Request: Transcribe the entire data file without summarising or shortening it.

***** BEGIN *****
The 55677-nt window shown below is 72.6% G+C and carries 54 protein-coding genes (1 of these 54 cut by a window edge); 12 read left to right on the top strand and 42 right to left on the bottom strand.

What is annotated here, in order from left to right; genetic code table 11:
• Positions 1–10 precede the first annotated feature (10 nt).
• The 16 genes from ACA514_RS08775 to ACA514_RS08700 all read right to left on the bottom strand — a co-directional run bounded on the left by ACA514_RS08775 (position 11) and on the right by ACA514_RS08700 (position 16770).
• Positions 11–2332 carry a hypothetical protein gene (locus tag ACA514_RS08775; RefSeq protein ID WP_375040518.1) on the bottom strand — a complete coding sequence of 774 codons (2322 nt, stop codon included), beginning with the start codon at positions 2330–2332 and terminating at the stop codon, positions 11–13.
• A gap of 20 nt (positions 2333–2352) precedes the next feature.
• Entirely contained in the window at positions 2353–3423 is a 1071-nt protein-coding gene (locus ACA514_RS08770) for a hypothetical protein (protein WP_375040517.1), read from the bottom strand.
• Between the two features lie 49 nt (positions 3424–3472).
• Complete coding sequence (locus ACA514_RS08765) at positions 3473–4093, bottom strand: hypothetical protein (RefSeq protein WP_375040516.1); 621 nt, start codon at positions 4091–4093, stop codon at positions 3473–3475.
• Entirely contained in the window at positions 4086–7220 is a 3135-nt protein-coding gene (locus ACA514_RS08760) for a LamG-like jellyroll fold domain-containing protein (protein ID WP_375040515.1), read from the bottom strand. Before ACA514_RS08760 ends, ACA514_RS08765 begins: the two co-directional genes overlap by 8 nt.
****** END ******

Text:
The 55677-nt window shown below is 72.6% G+C and carries 54 protein-coding genes (1 of these 54 cut by a window edge); 12 read left to right on the top strand and 42 right to left on the bottom strand.

What is annotated here, in order from left to right; genetic code table 11:
• Positions 1–10 precede the first annotated feature (10 nt).
• The 16 genes from ACA514_RS08775 to ACA514_RS08700 all read right to left on the bottom strand — a co-directional run bounded on the left by ACA514_RS08775 (position 11) and on the right by ACA514_RS08700 (position 16770).
• Positions 11–2332 carry a hypothetical protein gene (locus tag ACA514_RS08775; RefSeq protein ID WP_375040518.1) on the bottom strand — a complete coding sequence of 774 codons (2322 nt, stop codon included), beginning with the start codon at positions 2330–2332 and terminating at the stop codon, positions 11–13.
• A gap of 20 nt (positions 2333–2352) precedes the next feature.
• Entirely contained in the window at positions 2353–3423 is a 1071-nt protein-coding gene (locus ACA514_RS08770) for a hypothetical protein (protein WP_375040517.1), read from the bottom strand.
• Between the two features lie 49 nt (positions 3424–3472).
• Complete coding sequence (locus ACA514_RS08765) at positions 3473–4093, bottom strand: hypothetical protein (RefSeq protein WP_375040516.1); 621 nt, start codon at positions 4091–4093, stop codon at positions 3473–3475.
• Entirely contained in the window at positions 4086–7220 is a 3135-nt protein-coding gene (locus ACA514_RS08760) for a LamG-like jellyroll fold domain-containing protein (protein ID WP_375040515.1), read from the bottom strand. Before ACA514_RS08760 ends, ACA514_RS08765 begins: the two co-directional genes overlap by 8 nt.